Spacedrive

THE COMPLETE AND FINAL ANTIGRAVITY EXPERIMENT

A blueprint for near-the-speed-of-Light propellantless quantum electrodynamic spacedrive — the G-Engine.

The complete mathematical description of quantum antigravity will slowly come later, in due time, in a fashion similar to Faraday-Maxwell developments. After all, Thomas Edison didn’t need all the math of quantum mechanics, or of Einstein’s photoelectric effect, or of de Broglie’s wave–particle duality, to make his lightbulb work.

In order to perform this complete and final antigravity experiment, we will need the following 3 components properly combined, oriented, and tuned:

  1. rotor (angular momentum);
  2. asymmetric capacitor (inhomogeneous electric field);
  3. electromagnet (magnetic field).

 

See:  the MEAD hybrid Spacecraft

 

If you have any questions, feel free to contact us.

NASA employee in correspondence to me :

At NASA and elsewhere in the DoE and DoD government labs, PhDs can publish about basic physics theory or experiments that have no perceived direct application to weapons systems of the day or in the foreseeable future. So, Dr. Harold White  at Eagleworks Labs, who does have a high DoD security clearance, can still publish papers in the open publications, if they don’t come too close to the suppressed technology that the DoD is sitting on. And that is determined on a case by case basis. I thought at the time and still do that NASA was a public organization that should publish all data obtained via taxpayer funding, but sadly that was not being followed by a lot of labs at NASA used for dual military/civilian research. If that makes you feel you have been left out in the cold, join the rest of us who are not in the various DoD and DoE need-to-know stove pipe R&D programs that we have not been read into and never will be.

sedwick

 

 “ There is only one thing more powerful and explosive than all the armies in the world, and that is an idea whose time has come.” — Victor Hugo

 

The-Space-Economy

Trump’s Space Force could fuel a new trillion-dollar economy

by Graham Rapier

Jun. 24, 2018

  • President Donald Trump’s proposed “Space Force” could help fuel the $1 trillion intergalactic [interplanetary at best, i.e. from here to Mars, and the other way to Venus] economy, Morgan Stanley says.
  • The bank is tracking 100 private companies poised to profit from interstellar [interplanetary at best, i.e. from here to Mars, and the other way to Venus] industries. 

If President Donald Trump successfully organizes his so-called Space Force, it could speed up investment in what Morgan Stanley sees as the next trillion-dollar economy.

In a note to clients Friday, the bank doubled down on its intergalactic thesis from last October, saying the Space Force “could address critical vulnerabilities in national security, raising investor awareness in the formation of what we see as the next trillion-dollar economy.”

Morgan Stanley has already identified 20 stocks staking their place in the space race, and says it’s monitoring 100 other private companies across sectors including satellite internet, rockets, space tourism, and asteroid mining as the push to pioneer this new frontier heats up.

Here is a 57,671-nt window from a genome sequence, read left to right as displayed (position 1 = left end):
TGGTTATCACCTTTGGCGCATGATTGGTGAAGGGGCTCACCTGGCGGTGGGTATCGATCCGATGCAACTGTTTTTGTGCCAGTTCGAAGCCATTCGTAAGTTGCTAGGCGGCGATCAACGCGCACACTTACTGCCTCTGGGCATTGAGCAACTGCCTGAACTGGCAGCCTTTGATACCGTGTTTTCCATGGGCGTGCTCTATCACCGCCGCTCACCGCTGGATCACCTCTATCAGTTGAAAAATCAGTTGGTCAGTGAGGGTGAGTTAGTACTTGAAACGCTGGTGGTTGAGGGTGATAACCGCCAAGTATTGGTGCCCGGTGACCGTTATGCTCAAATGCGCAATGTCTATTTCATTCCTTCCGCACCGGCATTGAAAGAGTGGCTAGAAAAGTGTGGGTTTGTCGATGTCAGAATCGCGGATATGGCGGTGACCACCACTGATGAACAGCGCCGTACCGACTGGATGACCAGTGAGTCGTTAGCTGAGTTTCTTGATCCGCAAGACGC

“Our conversations with various actors (current and retired) in the US government, military, and intelligence communities overwhelmingly indicate that space is an area where we will see significant development,” a team of analysts led by Adam Jonas, the bank’s autos analyst, wrote in Friday’s note. “This development could enhance US technological leadership and address vulnerabilities in surveillance, mission deployment, cyber, and AI.”

Space is already a $350 billion economy, or roughly half a percent of the world’s GDP, the bank estimates. And as more investments pour into technologies like reusable rockets that make space exploration cheaper, space economy could easily grow beyond $1 trillion, especially as countries recognize the need for a space presence to maintain national security.

Still, though, it’s not clear how exactly the “Space Force” might come about — or even which branch of the current military it may fall under — but Morgan Stanley says it could actually be a net positive for the Department of Defense.

“Based on conversations with some Washington insiders, establishing a Space Force as a standalone military branch, while potentially contentious, could be overall beneficial for the US Defense Department,” said Morgan Stanley. “That said, the President must now garner the support of Congress to move on the initiative, through both funding and authorization.”

That last part may prove difficult, but the President seemed committed to the idea when he signed a “space policy directive” last week.

“It is not enough to merely have an American presence in space,” President Trump said at the time. “We must have American dominance in space. We are going to have the Air Force, and we are going to have the Space Force, separate but equal.”

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